Sunday, December 14, 2014

"Take Your Hands Off My Lobby Boy!" The Grand Budapest Hotel Delights with Eccentric Characters

Hotel Lobby Boy Zero (Tony Revolori), Madame D (Tilda Swinton), and the Grand Budapest's gentleman Concierge, M. Gustave (Ralph Fiennes), ride the hotel's Elevator.

Few things about Wes Anderson's The Grand Budapest Hotel (2014) are as captivating as the main character, M. Gustave (Ralph Fiennes), Concierge of the titular hotel. He runs the place with precision, attention to detail, and a gentleman's touch. Indeed, M. Gustave's gentlemanly manner and old school way of treating others with the utmost respect and kindness is what wins you over within The Grand Budapest Hotel's first half hour. 

Of course this wouldn't be a Wes Anderson movie if that were all there was to M. Gustave's character — and it isn't. The serious professional gentleman is complimented by the dandy who sleeps with many of the hotel's wealthy, elderly female guests (and possibly a few of the men — Gustave's sexuality is a running joke throughout). As he says to the villainous son of one such guest, "I go to bed with all my friends." Then M. Gustave gets his lights punched out. 

Madame D (Tilda Swinton) is one such guest receiving the friends with benefits treatment. The movie's plot pivots on her untimely death from poisoning. To Gustave she bequeaths Boy with Apple, a priceless painting, and perhaps a great deal more. Her evil son Dmitri (Adrien Brody) won't part with the painting willingly and decides to frame M. Gustave for his mother's murder.

What follows is a madcap adventure that sees M. Gustave go to prison. His escape is aided by Gustave's friend and loyal Lobby Boy Zero Mustafa. Then it's a race for both their lives from Jopling (Willem Dafoe), Dmitri's sinister henchman. All of this action is recalled by a much older Zero (F. Murray Abraham) in a now drab and Communist-esque Grand Budapest that is barely a shadow of its 1930s glory days. 

This is another key to The Grand Budapest Hotel's charm. The narrative is a story within a story, within yet another story. The effect is like taking apart a Matryoshka Nesting Doll - and it makes for a very satisfying viewing experience. Given that the bulk of this story takes place in the 1930s inside the fictional Republic of Zubrowka, there's a lot going on outside Anderson's colour filled and action packed frames.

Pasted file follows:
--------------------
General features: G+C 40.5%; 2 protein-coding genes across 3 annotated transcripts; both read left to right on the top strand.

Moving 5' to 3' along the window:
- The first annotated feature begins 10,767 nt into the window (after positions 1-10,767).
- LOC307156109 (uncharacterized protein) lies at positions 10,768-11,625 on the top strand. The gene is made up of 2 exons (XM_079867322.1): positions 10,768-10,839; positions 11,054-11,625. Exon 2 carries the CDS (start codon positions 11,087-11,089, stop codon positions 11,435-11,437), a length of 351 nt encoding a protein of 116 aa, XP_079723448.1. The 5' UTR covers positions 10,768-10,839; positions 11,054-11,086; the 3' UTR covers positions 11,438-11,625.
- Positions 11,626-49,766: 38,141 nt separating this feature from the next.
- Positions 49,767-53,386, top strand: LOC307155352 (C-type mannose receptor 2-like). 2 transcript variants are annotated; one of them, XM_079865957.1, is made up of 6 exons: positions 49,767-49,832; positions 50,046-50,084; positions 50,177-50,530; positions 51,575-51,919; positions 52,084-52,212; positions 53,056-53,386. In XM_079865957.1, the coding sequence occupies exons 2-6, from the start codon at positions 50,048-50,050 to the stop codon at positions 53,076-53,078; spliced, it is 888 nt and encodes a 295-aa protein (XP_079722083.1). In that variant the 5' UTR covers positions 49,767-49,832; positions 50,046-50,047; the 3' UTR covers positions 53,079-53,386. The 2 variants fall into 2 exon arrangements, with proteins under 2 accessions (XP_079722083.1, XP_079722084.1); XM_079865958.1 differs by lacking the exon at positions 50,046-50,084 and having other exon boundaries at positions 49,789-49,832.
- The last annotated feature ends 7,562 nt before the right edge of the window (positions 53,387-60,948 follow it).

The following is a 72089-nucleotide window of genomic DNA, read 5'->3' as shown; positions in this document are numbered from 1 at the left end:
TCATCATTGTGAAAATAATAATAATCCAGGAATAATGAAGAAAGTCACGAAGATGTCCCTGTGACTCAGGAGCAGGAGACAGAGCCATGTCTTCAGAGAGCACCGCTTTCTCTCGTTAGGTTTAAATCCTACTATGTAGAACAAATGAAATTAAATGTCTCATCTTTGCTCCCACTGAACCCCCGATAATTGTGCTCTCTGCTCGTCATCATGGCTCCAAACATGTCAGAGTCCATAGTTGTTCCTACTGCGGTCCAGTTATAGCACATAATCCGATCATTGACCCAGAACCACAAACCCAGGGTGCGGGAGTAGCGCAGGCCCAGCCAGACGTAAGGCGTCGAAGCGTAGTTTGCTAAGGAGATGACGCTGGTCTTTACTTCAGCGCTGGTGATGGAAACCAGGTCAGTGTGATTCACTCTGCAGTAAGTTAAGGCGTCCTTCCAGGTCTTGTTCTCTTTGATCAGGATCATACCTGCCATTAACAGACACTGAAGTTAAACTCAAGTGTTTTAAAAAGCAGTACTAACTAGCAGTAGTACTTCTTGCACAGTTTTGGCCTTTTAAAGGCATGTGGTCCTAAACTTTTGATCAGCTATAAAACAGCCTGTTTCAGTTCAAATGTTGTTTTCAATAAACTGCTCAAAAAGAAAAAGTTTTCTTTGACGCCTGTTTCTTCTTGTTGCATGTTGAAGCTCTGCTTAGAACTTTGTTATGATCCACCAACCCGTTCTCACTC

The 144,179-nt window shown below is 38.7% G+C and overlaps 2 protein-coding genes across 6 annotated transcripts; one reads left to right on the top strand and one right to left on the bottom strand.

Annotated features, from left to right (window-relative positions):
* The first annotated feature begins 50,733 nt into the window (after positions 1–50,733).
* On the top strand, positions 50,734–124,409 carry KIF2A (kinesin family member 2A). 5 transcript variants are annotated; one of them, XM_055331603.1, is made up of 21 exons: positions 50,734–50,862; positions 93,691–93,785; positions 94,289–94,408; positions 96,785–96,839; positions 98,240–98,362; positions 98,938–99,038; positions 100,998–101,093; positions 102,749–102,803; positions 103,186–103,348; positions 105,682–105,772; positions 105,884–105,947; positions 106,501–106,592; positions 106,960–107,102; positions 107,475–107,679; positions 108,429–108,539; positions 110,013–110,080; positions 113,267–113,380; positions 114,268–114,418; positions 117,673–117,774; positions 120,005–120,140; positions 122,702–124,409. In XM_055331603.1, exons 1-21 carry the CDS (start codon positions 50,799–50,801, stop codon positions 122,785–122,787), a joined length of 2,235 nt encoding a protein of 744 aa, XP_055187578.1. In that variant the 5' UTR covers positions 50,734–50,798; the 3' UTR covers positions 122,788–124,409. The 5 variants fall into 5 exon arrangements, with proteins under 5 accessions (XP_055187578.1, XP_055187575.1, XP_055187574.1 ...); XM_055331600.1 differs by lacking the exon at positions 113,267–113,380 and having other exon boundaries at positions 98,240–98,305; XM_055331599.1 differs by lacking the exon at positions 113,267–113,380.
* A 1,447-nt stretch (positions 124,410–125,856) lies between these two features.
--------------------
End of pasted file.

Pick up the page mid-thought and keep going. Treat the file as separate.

Namely the Nazis taking power and spreading their sinister tentacles outside of Germany's borders. They occasionally do enter the story in the form of 'ZZ' troops who at one point take over the Grand Budapest in what you can only assume is an occupation. Of course Madame D's villain son is in league with these thugs. In one of the film's best action sequences there is a shootout inside the hotel which is temporarily stopped by Henckels (Edward Norton), a policeman demanding to know who is shooting at whom, and why. 

As in all of Wes Anderson's films any atmospheric darkness is lightened by the characters - eccentrics, misfits, curious explorers, and in the case of M. Gustave a hilarious, lovable protagonist who steals every scene he's in. (Such as on a train - when ZZ troops attempt to arrest Zero, M. Gustave declares with naive decency: "You can't arrest him simply because he's a bloody immigrant.")

In the movie's best punchline M. Gustave delivers a pastry from Mendl's, the Grand Budapest's bakery, to his fellow inmates. To divide the sugary confection into prisoner sized portions he asks, "who's got the throat slitter?" It's a credit to Anderson that he manages to turn something so dark into a 'ha ha' moment. He does so beautifully. 

If you're short of quality movies to watch this holiday season make sure to add The Grand Budapest Hotel to your list. The physical comedy, wordplay, characters, and unique setting stamp this as a Wes Anderson movie — one of his best so far. Like The Royal Tenenbaums (2001), The Life Aquatic with Steve Zissou (2004) and Moonrise Kingdom (2012) he creates a warm and loving family dynamic within a crew of misfit characters. These characters stay in your mind long after the credits have rolled. It's this warm, humanist vision that makes Anderson a great director, and his movies treasures that anyone who loves well-told stories should watch.

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